I had a Honda 90 and I had my lunch breaks. I would drive off from Kingston and go around bookshops in south London. In those days there were a lot of second hand bookshops and generally they put things in order. I would walk in and take a look around the art and design bits. I had more knowledge than most of the shops, so you could easily find something that was worth more than it was on sale for, or which was just a really nice book for a reasonable price. I bought them up and then sold them to other dealers.
But how did you have the contacts to do that?
There was, and probably still is, a crazy magazine called the Bookdealer, which was an A5 newsprint. It consisted of two halves: the books on offer by dealers and books sought by dealers. You’d pay for your section and that got me in contact with a lot of the better bookdealers in art and design. So I was middleman. The job is called running - running books. You’d find a book and then pass it on. A lot of them I kept though, especially the ones about design. I was educating myself through those. In the beginning it was a way of studying. In the library for instance there is a book on plywood that, although maybe a little out of date now, would give you a lot of technical information on what you could or couldn’t do with the material. The colleges, as good as they were, weren’t teaching you this stuff. The detail was missing.
Why did you stop?
Design. Eventually I had enough income that I didn’t need the dealing. Some books I really regretted that I sold. So I said "Ok, I’ll stop selling them, but keep buying them." It’s incredible what books contain, that history otherwise forgets about. How much you learn by looking at books and the associations you make is powerful.
Do you regret selling certain books?
There was one very, very rare book on Picasso published in Japan in the 1930s. That was spectacular. Another of Brassaï’s photos, Paris De Nuit. That was a really beautiful book, which I found in a garage. That was where this other bookdealer kept his books. It was miles away, but I saw that he had some interesting books so it was worth the effort. I went to inspect his stock. None of this exists anymore because of things like AbeBooks, the second-hand book website. It makes every dealer think every book they earn is worth a fortune, so they just stick it on there.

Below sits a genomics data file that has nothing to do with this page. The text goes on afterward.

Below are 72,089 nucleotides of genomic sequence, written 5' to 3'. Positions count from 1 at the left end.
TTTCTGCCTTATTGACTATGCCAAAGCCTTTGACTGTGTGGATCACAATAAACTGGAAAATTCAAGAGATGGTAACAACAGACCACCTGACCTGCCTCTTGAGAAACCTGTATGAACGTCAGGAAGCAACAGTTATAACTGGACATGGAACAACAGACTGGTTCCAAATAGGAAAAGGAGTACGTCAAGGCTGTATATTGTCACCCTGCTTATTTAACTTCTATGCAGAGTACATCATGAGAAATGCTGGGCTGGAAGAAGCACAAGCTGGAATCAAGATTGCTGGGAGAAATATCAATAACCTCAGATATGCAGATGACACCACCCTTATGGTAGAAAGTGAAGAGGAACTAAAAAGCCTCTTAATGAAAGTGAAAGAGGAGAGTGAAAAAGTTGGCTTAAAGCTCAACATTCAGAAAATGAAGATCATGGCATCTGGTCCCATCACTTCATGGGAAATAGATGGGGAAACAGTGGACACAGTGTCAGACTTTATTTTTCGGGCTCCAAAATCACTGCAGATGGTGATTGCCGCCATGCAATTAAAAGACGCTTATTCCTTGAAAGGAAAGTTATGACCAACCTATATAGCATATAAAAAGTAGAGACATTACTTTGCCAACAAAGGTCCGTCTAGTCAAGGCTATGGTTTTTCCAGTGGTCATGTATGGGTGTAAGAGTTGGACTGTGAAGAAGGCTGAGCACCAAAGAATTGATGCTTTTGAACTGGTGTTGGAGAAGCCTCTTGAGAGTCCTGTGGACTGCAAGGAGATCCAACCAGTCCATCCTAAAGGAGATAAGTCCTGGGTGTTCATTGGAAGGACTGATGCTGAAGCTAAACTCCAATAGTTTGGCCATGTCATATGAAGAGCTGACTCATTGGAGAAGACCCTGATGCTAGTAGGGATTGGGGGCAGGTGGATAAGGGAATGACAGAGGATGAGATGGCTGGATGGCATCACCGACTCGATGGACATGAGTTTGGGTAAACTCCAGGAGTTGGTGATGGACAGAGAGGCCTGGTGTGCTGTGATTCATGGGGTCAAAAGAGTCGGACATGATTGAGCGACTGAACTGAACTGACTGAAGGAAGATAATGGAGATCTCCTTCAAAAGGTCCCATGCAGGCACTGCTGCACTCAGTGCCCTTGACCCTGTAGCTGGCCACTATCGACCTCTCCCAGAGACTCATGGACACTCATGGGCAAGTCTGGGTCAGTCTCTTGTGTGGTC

Do you visit libraries?
I used to sit in at the V&A library but I don’t have the patience. I’m more of a browser than someone with a booklist to work through. A good bookshop is always better than a library, because it’s more surprising. Libraries tend to stock the obvious - the classics, the monographs. Bookshops take what falls between. There is a power in searching through books. If you think how we search for information these days we do it all online, predominantly on Google and get back whatever Google chooses to give us. That’s such a different way to the older way of looking in books and searching things out. That is physical and takes time. You encounter things that may be relevant to the quest you’re on.
How important are books for young designers?
As you’re trying to understand what design is and how to do it, if you’re doing that blind, then you have nothing to evaluate what you’re doing against. But knowing what historically has been achieved in furniture design, then you pretty quickly find out what your design is. Whether it’s a contender or a piece of crap.